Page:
Faustcoven - Hellfire And Funeral Bells

This right here is a mix of black and traditional and old doom metal. That's what makes Faustcoven unique. Both of these genres are inspired by the more old and classical idols and thrown into a very satisfying mix. How often do I hear something that reminds me of heavier Pentagram songs mixed with earliest black metal installments, such as by Darkthrone?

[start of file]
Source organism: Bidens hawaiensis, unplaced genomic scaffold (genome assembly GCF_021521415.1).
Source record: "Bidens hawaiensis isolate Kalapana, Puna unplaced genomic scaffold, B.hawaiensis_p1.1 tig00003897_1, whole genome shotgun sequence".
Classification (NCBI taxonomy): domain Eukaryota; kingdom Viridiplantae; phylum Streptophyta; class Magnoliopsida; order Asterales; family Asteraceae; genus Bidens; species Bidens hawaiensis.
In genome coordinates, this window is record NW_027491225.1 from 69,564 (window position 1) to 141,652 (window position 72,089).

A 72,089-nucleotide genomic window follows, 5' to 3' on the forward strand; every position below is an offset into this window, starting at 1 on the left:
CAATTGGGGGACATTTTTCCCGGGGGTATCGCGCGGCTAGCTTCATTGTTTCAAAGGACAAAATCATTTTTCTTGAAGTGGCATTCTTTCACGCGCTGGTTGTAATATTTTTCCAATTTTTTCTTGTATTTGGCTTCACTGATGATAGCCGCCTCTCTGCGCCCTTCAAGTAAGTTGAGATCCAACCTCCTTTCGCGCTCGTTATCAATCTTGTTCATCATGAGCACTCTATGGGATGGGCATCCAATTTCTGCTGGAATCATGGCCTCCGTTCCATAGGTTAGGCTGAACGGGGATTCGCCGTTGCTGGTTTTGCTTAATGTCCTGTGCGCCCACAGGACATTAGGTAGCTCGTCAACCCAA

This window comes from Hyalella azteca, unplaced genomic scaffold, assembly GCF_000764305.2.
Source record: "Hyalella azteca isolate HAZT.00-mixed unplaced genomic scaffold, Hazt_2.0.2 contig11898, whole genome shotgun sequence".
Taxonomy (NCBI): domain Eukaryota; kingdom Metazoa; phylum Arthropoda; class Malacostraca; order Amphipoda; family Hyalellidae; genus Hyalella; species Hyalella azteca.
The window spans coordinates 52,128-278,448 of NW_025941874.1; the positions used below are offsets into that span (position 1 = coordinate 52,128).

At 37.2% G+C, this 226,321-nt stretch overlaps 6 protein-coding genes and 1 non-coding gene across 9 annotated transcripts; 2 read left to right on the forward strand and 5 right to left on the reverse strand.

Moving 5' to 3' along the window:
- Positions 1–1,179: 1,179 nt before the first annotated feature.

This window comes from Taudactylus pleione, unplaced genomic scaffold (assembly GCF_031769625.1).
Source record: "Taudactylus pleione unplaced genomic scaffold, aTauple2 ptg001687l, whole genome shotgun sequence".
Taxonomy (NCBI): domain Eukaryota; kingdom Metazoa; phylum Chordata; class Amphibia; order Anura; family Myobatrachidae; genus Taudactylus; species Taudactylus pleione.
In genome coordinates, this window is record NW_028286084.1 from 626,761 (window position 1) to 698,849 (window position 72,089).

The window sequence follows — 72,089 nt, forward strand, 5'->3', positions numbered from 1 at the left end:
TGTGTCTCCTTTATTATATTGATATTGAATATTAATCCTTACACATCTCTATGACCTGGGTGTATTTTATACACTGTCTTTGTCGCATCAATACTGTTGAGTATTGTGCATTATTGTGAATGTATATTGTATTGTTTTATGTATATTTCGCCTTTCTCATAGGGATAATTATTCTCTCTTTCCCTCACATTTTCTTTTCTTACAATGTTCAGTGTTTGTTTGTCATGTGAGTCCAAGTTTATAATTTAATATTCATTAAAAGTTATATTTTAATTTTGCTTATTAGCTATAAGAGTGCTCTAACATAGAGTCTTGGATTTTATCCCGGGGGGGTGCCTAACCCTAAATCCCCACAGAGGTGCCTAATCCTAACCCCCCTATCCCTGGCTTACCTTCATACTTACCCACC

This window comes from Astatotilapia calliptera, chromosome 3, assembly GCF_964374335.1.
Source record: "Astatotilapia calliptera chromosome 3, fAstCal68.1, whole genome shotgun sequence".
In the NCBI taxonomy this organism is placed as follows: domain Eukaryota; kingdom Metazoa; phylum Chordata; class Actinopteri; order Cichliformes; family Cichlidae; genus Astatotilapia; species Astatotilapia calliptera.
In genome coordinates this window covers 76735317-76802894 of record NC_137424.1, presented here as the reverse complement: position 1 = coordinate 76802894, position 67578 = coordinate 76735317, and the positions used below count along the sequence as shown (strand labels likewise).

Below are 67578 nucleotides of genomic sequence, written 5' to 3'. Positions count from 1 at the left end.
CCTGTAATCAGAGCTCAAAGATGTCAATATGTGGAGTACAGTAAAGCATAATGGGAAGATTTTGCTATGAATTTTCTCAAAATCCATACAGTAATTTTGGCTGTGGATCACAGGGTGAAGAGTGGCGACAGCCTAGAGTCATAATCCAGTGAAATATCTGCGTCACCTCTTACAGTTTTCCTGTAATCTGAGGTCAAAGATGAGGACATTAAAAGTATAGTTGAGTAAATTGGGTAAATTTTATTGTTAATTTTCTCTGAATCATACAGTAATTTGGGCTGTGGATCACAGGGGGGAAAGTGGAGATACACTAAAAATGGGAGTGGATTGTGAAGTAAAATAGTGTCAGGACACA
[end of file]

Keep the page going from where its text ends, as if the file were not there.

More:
Let's get to the picture that Hellfire and Funeral Bells paints. It is mysterious. The music's dark in both its message and atmosphere. It's very unusual in its compositions: The slow heavy riffs appear lazy, relaxing and crushing at the same time. I find the music strangely passive but stimulating and inspiring, which is an experience I don't hear very often within heavy metal. It's easy to float away somewhere else when listening to this album. Faustcoven is one of those bands that shine in creating an atmosphere and a world of its own, which you can get lost in. This immersive quality of Hellfire And Funeral Bells seems to take me away to a hot hellish place, an ancient graveyard or a dungeon with dark and devilish phenomena lurking all over the place. Once you open up to the music, they will guide you through their world lead by heavy riffs, dark haunting echoing vocals, and possibly my favorite part: the solos. I want to pay special attention to the first track of the album, also called "Hellfire And Funeral Bells" which has one of the most convincing atmospheric and chilling guitar solos I have ever heard. And this is exactly why I find the album unique: not often do I hear extreme black metal with guitar solos taken from what might as well be something heavy from 70's.